A number pattern is a unique quality that prevails in a set of numbers. More than 200 years back, an elementary school teacher in Germany wanted to engage the students of his class for some time by asking them to find the sum of all the numbers from 1 to 100. But one student amazed the teacher by telling the correct answer almost instantly. Because he found a pattern that every pair of numbers that are in the same place from either ends adds up to the same sum of 101. Hence the total is 50 pair’s times 101 = 5050. The student was none other than the great mathematician and scientist by his well-known name ‘Gauss’. Thus the existence of number pattern was noticed from ancient times.

A list of numbers which form a pattern is called a sequence. The arithmetic and geometric sequences developed in Algebra are based on number patterns. The set of numbers 1, 2, 3, 4 … exhibit a pattern that the difference between any two successive terms is constant and that is equal to 1. Such a sequence with a common difference (not necessarily 1 and could be any integer) is called an arithmetic sequence.
In a geometric sequence, the pattern is the common ratio that exists between consecutive terms. By applying the concept of number patterns, you can predict any term in a sequence and also predict the sum of finite number of terms. In fact, in a geometric sequence, if the common ratio is a proper fraction, even the sum of infinite terms could be figured out.

Finding Number Patterns

The question ‘how to do number patterns means ‘how do you find the pattern’ in a set of numbers. All the sequences of numbers may not exhibit an arithmetic pattern or a geometric pattern. The pattern may also be ‘hidden’, meaning that at the first cite you may not recognize the pattern. Let us see the following sequence as an example.
1, 3, 6, 10 …

At the outset we can conclude that the sequence is neither arithmetic nor geometric. The reason is, the difference between two successive terms is not constant and also the ratio between two successive terms is also not a constant. But let us study in detail as what is ‘hidden’ here. Let us rewrite the sequence in a different form.
1, 3, 6, 10, 15 … = 1, (2 + 1), (3 + 3), (4 + 6), (5 + 10)…

So we see that any term is the sum of that term number and the previous term.
Next, let us consider the sequence 12, 22, 32, 42 … One can easily notice that the pattern is, the number in any term is the square of that term number. But what is more interesting is this sequence helps to find another number pattern. Let us see what it is.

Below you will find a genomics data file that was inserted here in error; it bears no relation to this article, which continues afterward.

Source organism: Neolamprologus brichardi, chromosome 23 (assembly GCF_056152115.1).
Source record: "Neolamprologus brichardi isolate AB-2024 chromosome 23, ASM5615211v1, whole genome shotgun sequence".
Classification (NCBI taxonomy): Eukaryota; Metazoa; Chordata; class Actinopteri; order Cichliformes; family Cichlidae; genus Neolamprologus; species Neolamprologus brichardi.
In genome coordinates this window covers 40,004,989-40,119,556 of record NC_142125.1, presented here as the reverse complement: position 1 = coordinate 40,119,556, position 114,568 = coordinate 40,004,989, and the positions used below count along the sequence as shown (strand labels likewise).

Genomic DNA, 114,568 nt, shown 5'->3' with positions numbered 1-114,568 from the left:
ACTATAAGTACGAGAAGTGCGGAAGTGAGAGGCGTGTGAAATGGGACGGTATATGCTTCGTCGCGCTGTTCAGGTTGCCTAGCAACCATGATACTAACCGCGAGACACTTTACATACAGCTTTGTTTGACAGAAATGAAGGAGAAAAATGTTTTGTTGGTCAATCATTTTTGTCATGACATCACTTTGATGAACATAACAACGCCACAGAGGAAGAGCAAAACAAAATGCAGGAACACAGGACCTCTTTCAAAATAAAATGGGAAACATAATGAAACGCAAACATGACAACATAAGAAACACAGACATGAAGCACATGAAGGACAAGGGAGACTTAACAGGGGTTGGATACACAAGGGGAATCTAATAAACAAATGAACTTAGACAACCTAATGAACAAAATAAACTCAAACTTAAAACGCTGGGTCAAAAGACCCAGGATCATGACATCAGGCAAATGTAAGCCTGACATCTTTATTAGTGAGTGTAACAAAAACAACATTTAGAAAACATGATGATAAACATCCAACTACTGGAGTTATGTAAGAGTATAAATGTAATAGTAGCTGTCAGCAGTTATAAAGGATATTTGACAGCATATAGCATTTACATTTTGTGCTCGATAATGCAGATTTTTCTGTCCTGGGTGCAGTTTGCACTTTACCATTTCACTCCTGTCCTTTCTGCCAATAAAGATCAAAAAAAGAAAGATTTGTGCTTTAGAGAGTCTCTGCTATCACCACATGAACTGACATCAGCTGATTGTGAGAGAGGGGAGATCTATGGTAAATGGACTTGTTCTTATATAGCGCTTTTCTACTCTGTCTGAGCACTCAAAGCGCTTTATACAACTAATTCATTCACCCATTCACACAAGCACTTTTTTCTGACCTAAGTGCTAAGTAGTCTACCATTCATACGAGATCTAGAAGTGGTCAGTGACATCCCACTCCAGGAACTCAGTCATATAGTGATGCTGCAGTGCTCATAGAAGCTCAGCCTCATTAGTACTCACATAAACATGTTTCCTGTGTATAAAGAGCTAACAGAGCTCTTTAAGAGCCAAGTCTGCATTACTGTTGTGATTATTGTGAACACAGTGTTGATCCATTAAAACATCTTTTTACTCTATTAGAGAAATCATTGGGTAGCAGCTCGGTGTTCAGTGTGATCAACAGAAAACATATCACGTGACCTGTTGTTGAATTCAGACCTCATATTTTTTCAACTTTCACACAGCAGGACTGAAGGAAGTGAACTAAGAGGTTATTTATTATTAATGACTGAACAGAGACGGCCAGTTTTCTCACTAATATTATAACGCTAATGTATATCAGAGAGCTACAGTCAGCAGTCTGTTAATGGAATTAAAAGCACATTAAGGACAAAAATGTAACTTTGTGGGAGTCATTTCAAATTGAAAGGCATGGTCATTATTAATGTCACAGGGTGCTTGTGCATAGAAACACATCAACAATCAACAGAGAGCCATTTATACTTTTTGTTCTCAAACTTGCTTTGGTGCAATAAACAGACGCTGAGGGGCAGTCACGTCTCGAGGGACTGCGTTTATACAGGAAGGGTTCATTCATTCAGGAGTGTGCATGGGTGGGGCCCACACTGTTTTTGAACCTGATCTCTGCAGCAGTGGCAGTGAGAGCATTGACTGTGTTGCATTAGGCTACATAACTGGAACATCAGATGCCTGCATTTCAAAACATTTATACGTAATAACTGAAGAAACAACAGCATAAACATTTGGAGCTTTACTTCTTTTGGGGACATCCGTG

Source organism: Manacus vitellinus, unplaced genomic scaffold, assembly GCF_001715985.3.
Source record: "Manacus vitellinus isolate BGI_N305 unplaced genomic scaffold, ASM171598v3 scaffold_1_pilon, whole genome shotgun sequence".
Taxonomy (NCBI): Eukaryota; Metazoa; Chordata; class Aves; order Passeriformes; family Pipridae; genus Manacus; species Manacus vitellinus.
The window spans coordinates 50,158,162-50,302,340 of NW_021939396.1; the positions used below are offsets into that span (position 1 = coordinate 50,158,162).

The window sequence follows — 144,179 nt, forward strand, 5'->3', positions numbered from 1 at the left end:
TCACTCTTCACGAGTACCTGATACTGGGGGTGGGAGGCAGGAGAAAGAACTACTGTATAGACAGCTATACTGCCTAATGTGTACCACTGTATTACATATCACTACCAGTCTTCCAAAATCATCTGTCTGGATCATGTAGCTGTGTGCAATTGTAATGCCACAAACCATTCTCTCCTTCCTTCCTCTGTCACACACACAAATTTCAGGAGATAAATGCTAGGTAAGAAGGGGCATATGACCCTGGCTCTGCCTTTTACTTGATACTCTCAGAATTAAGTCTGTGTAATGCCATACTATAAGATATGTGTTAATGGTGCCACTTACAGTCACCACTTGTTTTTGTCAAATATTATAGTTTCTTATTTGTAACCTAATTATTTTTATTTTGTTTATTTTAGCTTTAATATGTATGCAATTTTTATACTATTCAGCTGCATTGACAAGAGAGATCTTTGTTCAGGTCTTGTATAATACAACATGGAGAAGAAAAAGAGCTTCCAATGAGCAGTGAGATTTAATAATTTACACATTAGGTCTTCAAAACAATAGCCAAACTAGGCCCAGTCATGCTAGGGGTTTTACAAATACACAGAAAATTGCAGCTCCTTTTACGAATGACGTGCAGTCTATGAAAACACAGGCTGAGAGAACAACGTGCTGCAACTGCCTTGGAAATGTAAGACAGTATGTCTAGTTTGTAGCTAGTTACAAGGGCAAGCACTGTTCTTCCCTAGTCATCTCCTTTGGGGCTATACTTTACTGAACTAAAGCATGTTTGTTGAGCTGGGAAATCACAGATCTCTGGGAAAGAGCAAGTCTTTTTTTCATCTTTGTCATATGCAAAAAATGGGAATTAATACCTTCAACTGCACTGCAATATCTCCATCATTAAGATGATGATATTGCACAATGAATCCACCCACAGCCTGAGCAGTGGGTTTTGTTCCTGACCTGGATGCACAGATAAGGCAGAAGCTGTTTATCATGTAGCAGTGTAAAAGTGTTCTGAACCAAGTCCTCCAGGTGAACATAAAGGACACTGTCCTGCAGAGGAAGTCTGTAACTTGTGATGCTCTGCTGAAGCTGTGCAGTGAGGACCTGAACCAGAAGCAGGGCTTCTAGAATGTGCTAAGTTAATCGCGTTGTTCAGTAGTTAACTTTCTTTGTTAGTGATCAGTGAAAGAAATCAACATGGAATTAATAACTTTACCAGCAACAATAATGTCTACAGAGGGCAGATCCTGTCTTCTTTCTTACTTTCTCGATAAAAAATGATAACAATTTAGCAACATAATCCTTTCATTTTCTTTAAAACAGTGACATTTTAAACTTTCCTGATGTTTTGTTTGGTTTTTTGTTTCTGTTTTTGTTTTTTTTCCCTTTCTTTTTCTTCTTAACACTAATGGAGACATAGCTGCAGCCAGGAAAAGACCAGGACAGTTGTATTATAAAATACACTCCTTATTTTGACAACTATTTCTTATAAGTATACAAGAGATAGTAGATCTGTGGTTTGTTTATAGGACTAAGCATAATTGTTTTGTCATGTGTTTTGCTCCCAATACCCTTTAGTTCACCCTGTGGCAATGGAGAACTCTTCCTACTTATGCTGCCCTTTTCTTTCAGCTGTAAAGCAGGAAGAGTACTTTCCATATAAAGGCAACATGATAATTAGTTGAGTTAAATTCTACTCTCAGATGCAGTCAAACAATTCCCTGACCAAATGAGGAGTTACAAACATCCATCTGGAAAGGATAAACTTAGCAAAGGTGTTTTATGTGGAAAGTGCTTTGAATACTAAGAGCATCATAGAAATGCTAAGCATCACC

12 = 1
22 = 4 = 1+ 3
32 = 9 = 1 + 3 + 5
42 = 16 = 1 + 3 + 5 + 7
So, the sum of ‘n’ odd integers is n2!
We will see yet another interesting sequence.
1, 1, 2, 3, 5, 8, 13…

Can you guess what the pattern here is? Yes, the number in any term is the sum of the numbers of preceding two terms. The numbers of this sequence are called as Fibonacci numbers.

Thus, there are innumerable number patterns in the whole number systems. The concept of number patterns is not learned for fun. Many number patterns have practical use.

For example, Fibonacci numbers are seen in various plant growths and the coefficients in binomial expansions follow a triangular pattern.

Number Pattern Problems

Since number patterns have many practical usages, the usages are figured out by solving problems on number pattern. Broadly, the number pattern problems are based on finding a particular term or finding the sum of a finite number of terms of a given sequence. The first task is to identify the pattern in the given sequence. Once you determine that you can form recursive formula for that particular sequence.

Solving Number Patterns

Solved Example

Question: Find a recursive formula and find the 6th term of the following sequence. 2, 6, 15, 34…
Solution:

Since no pattern is apparently seen, let us see whether the term numbers could help. So let us split each term as a sum of two numbers, the second one as the term number. So,
2 = (1 + 1), 6 = (4 + 2), 15 = (12 + 3), 34 = (30 + 4)
In all the decompositions, the first addend is twice the number in preceding term. Therefore, if an is the number in any term ‘n’, the recursive formula for this sequence is,
an = 2an-1 + n, with first term as 2.
Now, to find the 6th term, we should first find the 5th term.
a5 = 2a4+ 5 =  2 * 34 + 5 = 73 and hence,
a6 = 2a5+ 6 =  2 * 73 + 6 = 152.